sub AUTOLOAD { no strict 'refs'; my ($self, $newval) = @_; # was it a get_... method? if ( $AUTOLOAD =~ /.*::get(_\w+)/ ) { my $attr_name = $1; *{ AUTOLOAD } = sub { return $_[ 0 ]->{ $attr_name } }; return $self->{ $attr_name }; } # was it a set_... method? if ( $AUTOLOAD =~ /.*::set(_\w+)/ ) { my $attr_name = $1; *{ AUTOLOAD } = sub { $_[ 0 ]->{ $attr_name } = $_[ 1 ]; retur +n } }; $self->{ $attr_name } = $newval; return; } # Whups! Bad sub croak "No such method: $AUTOLOAD"; }
      That will auto-create "set" and "get" methods and install them in the symbol table for you. Subsequent calls to those methods will find them and not incur the AUTOLOAD overhead. Needless to say, this method is useful primarily if you have many subs with similar functionality.

      Incidentally, the "simplification" I mentioned was my removal of a hash lookup to verify whether or not one was allowed to read or update the variable in question. You'll want to account for that. I left it out so the code would be clearer.


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      You can always use AUTOLOAD to generate accessor methods on the fly: grab the name of the method and create (through eval) a method with that name that accesses the field in the object. If one day you want to change the implementation and write the method it will be found and AUTOLOAD won't be called anymore. uses this method, you should have a look at its code.

      It sounds like you may want to have multiple methods for your object's user to use, but may be able to get away with doing all the dirty work with only one method which you'd want to keep internal to your object. like:
      Then in your object's package:
      package whatever; ... sub add_condiment { my $obj = shift @_; $obj->set_property("add", "condiment", "cheeze"); } sub add_color { my $obj = shift @_; $obj->set_property("add", "favoriteColor", "blue"); } sub set_property { my $obj = shift @_; my $action_type = $_[0]; my $property_type = $_[1]; my $item = $_[2]; if( $action_type =~ m/add/i && exists $obj->{'properties'}->{"$prope +rty_type"} ) { push @{$obj->{'properties'}->{'$property_type'}}, $item; } elsif( $action_type =~ m/remove/i && exists $obj->{'properties'}->{" +$property_type"} ) { ## loop over the items till you find what you want to ## remove, then remove it } else { die "Something unplanned happened"; }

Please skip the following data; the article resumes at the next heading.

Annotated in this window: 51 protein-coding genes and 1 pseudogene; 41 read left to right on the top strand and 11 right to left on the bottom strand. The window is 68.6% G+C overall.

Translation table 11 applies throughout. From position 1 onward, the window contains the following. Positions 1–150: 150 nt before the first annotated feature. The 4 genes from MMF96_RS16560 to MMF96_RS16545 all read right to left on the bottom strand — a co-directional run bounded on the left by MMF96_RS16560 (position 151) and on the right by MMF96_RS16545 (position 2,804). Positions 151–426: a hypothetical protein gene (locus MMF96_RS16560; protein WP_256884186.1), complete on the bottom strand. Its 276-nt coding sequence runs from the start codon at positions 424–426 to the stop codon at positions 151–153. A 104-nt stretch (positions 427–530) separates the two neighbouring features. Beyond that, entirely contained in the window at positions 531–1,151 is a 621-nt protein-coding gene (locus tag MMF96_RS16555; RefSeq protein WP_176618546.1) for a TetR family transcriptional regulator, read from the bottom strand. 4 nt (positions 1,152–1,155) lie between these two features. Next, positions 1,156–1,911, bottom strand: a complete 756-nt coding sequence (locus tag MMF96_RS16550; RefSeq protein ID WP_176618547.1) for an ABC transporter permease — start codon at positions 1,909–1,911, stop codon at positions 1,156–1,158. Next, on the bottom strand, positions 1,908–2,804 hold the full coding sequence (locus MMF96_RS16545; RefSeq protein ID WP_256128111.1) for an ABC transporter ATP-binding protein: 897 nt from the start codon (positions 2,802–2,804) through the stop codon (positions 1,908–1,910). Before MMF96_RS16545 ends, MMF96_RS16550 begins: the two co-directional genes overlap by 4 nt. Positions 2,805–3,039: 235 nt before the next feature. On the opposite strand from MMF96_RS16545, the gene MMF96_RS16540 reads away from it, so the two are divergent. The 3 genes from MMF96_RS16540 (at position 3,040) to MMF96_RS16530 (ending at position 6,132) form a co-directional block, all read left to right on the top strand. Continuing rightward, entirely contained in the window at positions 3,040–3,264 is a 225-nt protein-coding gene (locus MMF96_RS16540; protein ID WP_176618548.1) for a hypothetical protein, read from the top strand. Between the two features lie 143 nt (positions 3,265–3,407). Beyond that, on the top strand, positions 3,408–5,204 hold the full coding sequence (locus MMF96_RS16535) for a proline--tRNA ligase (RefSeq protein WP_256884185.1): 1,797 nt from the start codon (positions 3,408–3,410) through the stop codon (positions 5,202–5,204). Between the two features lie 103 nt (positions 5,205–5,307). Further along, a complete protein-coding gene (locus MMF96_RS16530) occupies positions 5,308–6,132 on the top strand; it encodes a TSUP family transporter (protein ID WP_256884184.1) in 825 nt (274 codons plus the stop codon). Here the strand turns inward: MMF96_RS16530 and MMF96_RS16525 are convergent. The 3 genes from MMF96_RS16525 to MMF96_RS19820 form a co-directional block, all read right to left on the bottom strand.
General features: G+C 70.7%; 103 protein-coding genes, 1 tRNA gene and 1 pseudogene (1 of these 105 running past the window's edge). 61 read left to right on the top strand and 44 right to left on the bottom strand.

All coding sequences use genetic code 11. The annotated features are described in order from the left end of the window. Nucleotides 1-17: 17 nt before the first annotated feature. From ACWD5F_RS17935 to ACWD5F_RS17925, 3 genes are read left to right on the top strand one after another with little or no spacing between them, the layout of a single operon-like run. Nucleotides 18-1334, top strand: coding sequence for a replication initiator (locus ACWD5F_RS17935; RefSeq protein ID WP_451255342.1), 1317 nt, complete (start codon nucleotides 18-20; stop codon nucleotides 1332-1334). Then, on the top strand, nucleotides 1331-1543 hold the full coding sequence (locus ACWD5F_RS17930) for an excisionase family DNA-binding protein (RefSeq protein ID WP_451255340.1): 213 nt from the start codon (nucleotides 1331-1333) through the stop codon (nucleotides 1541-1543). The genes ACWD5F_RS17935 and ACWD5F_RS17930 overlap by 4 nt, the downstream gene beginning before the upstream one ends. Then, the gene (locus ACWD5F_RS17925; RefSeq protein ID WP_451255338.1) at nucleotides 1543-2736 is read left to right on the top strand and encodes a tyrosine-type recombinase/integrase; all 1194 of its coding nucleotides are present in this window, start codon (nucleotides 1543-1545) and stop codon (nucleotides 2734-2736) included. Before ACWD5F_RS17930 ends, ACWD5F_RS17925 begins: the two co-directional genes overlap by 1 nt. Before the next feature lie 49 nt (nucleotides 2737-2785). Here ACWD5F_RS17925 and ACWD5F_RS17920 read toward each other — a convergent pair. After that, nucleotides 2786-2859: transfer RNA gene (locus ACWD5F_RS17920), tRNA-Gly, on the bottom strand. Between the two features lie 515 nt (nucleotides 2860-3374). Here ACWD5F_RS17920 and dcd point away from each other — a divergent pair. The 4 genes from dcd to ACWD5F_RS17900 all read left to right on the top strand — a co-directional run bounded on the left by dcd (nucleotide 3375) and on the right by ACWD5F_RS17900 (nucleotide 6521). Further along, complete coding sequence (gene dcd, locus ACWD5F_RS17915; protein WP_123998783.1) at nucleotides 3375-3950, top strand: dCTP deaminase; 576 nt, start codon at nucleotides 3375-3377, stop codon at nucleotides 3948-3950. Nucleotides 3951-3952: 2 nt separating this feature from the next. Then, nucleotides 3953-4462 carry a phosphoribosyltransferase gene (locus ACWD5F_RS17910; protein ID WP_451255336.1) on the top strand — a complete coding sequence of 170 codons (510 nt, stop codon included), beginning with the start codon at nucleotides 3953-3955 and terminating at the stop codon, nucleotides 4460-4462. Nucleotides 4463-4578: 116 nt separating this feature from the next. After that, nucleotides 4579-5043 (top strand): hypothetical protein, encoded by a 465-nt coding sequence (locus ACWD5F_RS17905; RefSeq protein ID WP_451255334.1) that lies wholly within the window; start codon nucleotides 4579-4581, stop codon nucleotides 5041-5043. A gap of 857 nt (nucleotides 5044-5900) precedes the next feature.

Technically the larger method doing the dirty work could be called as a function(maybe more efficient) by explicity passing the object reference as the first arguement(i.e. <code>set_property($obj, "add", "condiment", "cheeze") ) Hope mantaining all those properties doesn't seem like such a daunting task now. :) toodlez.
      If the properties are completely unprocessed (i.e. you never rely on knowing what someone's favorite mustard is), you can probably get away with "add_property()", "set_property()", "get_property()", "get_all_properties()", and "delete_property()" routines. That'll keep you away from making assumptions about the internals that may later change, but is flexible enough so that you don't need to keep changing the class interface (which is only slightly better than having no interface at all.)

        I like the way you explained breaking out standard functions, from core functions. It's something I've always done, but have found myself hard pressed to enunciate as to why I do it. It has always stumbled out of my mouth as, "Cuz I don't want to mess the other files up".

        I do have a small point of contention with a portion of your conclusion though. You said,

        ...changing the class interface (which is only slightly better than having no interface at all.)

        Speaking from my position as a struggling Perl person that's learning both the base perl code and the many abstractions1 of perl as 00. I can suck the power of a 2 processor SPARC 450 because of the horrendous programing in my applications core modules. For this reason I contend that,
        Changing the class interface, is worse than no interface at all.

        coreolyn Duct tape devotee.
        -- That's OO perl, NOT uh-oh perl !-)

        1 From my slighlty crazed point of view, OO Perl takes Perl from being 'duct_tape' to 'silly putty on acid'.